Published: Jun 19, 2008 10:30:29 AM
Media Contact: , firstname.lastname@example.org, 334.844.3447
Faculty member Aleksandr Simonian displays a slide sample dipped and coated as part of the process in creating their antimicrobial coatings.
A team of researchers from the Samuel Ginn College of Engineering has produced antimicrobial coatings that have the potential to prevent diseases from spreading on contaminated surfaces. This is a growing problem not only in hospitals but also in schools, offices, airplanes and elsewhere.
Led by Virginia Davis, assistant professor in the Department of Chemical Engineering, and Aleksandr Simonian, professor of materials engineering in the Department of Mechanical Engineering, the Auburn researchers mixed solutions of lysozyme, a natural product with antimicrobial properties found in egg whites and human tears, with single-walled carbon nanotubes (SWNTs). Similar to a rolled sheet of graphite, SWNTs, at one nanometer in diameter, are a perfect cylinder of carbon.
(From left to right) Faculty member Virginia Davis, postdoctoral student Dhriti Nepal, graduate student Shankar Balasubramanian and faculty member Aleksandr Simonian discuss future uses and applications for their coatings.
"Lysozyme is used in some commercial products such as Biotene mouthwash," said Davis. "However, lysozyme itself is not as tough. Single-walled carbon nanotubes, on the other hand, are among the strongest materials known to man. While they are 100 times as strong as steel, they have only one-sixth the weight."
By using a process called layer-by-layer deposition, the team demonstrated the inability of intact Staphylococcus aureus cells to grow on antimicrobial surfaces.
"Disinfection generally requires rigorous cleaning with solvent that must remain wet for a given period of time to insure that surface germs are killed," said Davis. "In contrast, we have created a surface that is inherently antimicrobial, so how long it is wet is not an issue."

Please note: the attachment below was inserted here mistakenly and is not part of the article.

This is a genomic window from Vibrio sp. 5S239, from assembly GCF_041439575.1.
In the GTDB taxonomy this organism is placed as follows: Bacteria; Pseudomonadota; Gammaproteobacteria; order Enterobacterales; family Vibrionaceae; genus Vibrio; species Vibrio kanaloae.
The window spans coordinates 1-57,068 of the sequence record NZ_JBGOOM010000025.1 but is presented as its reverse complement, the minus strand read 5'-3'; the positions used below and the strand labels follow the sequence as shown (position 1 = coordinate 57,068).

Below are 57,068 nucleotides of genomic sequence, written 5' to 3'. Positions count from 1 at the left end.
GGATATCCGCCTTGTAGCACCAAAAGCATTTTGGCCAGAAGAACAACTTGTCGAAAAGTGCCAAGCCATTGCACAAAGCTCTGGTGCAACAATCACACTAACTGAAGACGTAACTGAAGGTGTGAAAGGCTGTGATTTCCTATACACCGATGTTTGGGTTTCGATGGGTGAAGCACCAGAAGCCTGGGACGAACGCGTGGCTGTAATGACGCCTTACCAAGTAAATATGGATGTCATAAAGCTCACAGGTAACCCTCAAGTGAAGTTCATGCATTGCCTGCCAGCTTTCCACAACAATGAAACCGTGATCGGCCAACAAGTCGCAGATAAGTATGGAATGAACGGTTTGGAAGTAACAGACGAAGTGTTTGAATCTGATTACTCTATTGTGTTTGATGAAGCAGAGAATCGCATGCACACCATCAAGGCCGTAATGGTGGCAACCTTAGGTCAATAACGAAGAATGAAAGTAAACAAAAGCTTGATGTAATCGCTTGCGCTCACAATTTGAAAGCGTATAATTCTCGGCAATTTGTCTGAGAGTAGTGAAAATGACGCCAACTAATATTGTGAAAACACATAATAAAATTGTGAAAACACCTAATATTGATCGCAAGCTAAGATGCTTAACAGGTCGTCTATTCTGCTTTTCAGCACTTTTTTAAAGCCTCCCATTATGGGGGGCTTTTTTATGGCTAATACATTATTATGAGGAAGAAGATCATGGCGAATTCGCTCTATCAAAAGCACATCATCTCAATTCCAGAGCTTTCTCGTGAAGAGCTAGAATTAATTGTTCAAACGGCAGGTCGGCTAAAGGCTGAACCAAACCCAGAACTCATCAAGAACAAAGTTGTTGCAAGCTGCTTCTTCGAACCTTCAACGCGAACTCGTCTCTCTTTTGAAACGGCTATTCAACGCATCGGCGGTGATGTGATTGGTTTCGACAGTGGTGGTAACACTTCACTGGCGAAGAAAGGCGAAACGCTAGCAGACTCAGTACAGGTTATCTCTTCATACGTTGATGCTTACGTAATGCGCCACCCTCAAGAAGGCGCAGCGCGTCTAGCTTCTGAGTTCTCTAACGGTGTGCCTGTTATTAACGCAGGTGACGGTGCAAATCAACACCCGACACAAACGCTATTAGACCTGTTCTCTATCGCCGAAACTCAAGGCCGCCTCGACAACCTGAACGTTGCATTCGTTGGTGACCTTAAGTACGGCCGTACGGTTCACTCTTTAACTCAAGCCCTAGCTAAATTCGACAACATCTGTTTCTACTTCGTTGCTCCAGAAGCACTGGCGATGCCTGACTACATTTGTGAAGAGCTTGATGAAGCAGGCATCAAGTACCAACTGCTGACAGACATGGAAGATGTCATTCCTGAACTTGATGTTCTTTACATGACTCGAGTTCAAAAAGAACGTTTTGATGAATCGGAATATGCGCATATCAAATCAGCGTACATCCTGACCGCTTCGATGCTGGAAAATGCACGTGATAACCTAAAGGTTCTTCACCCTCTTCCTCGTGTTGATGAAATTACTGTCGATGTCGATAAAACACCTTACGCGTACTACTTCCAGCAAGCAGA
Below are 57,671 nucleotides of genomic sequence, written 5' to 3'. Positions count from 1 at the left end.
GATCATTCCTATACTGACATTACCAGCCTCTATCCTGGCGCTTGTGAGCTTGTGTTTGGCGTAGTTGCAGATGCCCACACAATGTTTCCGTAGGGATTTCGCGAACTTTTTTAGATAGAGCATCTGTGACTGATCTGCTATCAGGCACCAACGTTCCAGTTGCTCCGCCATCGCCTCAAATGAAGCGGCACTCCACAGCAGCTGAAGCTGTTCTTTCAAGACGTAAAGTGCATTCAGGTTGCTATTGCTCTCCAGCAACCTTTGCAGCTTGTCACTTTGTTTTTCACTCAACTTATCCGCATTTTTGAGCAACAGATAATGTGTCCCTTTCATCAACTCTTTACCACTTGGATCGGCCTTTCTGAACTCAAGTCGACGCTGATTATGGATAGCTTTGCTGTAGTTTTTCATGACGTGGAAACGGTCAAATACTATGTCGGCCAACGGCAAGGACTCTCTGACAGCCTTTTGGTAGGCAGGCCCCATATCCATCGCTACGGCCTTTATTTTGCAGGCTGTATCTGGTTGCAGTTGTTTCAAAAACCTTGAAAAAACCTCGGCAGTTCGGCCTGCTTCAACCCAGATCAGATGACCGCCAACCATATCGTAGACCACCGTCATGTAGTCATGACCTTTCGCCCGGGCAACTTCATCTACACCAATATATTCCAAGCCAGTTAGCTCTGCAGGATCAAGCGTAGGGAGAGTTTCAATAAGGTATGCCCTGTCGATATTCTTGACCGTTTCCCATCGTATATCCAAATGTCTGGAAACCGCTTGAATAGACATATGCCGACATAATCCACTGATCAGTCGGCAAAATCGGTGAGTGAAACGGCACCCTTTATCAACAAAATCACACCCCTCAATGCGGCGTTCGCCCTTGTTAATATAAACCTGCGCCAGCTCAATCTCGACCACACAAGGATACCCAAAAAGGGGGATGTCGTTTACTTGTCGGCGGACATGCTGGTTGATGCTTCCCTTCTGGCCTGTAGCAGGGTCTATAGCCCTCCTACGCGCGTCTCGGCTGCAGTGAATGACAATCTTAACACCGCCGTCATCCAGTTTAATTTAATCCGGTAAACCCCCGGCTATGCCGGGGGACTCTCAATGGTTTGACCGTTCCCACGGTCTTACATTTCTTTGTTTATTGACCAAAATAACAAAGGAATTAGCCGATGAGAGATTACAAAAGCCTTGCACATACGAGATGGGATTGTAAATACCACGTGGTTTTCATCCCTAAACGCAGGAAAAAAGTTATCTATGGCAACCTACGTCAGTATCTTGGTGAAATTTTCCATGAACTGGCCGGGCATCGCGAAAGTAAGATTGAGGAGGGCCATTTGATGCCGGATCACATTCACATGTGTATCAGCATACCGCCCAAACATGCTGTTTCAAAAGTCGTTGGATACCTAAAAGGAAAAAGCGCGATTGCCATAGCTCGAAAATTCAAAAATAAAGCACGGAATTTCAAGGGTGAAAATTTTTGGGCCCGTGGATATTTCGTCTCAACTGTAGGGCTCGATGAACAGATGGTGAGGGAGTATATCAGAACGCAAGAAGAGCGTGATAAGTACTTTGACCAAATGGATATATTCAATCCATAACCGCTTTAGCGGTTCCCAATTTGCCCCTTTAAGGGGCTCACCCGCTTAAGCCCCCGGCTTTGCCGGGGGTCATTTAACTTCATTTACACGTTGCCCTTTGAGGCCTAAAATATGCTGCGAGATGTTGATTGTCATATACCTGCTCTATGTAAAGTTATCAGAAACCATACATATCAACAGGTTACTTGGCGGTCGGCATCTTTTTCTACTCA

Virginia Davis, assistant professor in the Department of Chemical Engineering, led the team of researchers at the Samuel Ginn College of Engineering in developing antimicrobial coatings made from a combination of the natural enzyme lysozyme and single-walled carbon nanotubes.
Davis' research paper, "Strong Antimicrobial Coatings: Single-Walled Carbon Nanotubes Armored with Biopolymers," was recently featured in NanoLetters, a premier journal in the field, frequently cited by top researchers.
"The material presented in NanoLetters is only the beginning," said Davis. "We plan to adapt processing to enable the assembly of coatings on a much larger scale. As a foundation for future applications, the combination of single-walled carbon nanotubes with DNA, proteins and enzymes enables a range of possibilities for sensing and smart-functionality capabilities."
Davis' research and teaching expertise is related to SWNTs, their dispersion and shear alignment, which involves nanotube exploitation of specific properties and alignment across large spaces. She is a former student of Matteo Pasquali, associate professor of chemical and biomolecular engineering at Rice University, and Nobel Prize winner Richard E. Smalley. Simonian is a recognized expert in smart bio-functionalized materials and bio-sensing. He founded the biosensors laboratory at Yerevan Physics Institute in Armenia and serves as a member of the Auburn University Detection and Food Safety Center.
Graduate student Shankar Balasubramanian, whose expertise is in biosensors and antimicrobial materials, and postdoctoral student Dhriti Nepal, whose background is in SWNT-biopolymer dispersion contributed to the project.
Davis' paper can be read online at http://pubs.acs.org/cgi-bin/abstract.cgi/nalefd/asap/abs/nl080522t.html
For additional information related to research conducted in the Department of Chemical Engineering or the Samuel Ginn College of Engineering at Auburn University please visit http://eng.auburn.edu/.